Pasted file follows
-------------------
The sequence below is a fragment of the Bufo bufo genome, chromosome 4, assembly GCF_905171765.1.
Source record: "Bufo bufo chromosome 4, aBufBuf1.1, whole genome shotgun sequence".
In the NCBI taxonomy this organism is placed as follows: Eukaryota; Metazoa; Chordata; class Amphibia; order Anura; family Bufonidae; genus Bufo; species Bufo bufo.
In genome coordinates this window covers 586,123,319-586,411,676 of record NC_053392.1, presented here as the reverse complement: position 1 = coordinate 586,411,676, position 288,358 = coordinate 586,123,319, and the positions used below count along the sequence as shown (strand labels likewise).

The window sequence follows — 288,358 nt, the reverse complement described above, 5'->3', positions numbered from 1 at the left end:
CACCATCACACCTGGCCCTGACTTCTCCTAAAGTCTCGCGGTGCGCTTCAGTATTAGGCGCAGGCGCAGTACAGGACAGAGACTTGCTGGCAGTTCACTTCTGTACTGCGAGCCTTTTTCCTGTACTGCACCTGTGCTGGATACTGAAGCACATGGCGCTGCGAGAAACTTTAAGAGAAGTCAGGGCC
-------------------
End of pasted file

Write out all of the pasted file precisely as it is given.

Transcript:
The sequence below is a fragment of the Bufo bufo genome, chromosome 4, assembly GCF_905171765.1.
Source record: "Bufo bufo chromosome 4, aBufBuf1.1, whole genome shotgun sequence".
In the NCBI taxonomy this organism is placed as follows: Eukaryota; Metazoa; Chordata; class Amphibia; order Anura; family Bufonidae; genus Bufo; species Bufo bufo.
In genome coordinates this window covers 586,123,319-586,411,676 of record NC_053392.1, presented here as the reverse complement: position 1 = coordinate 586,411,676, position 288,358 = coordinate 586,123,319, and the positions used below count along the sequence as shown (strand labels likewise).

The window sequence follows — 288,358 nt, the reverse complement described above, 5'->3', positions numbered from 1 at the left end:
CACCATCACACCTGGCCCTGACTTCTCCTAAAGTCTCGCGGTGCGCTTCAGTATTAGGCGCAGGCGCAGTACAGGACAGAGACTTGCTGGCAGTTCACTTCTGTACTGCGAGCCTTTTTCCTGTACTGCACCTGTGCTGGATACTGAAGCACATGGCGCTGCGAGAAACTTTAAGAGAAGTCAGGGCC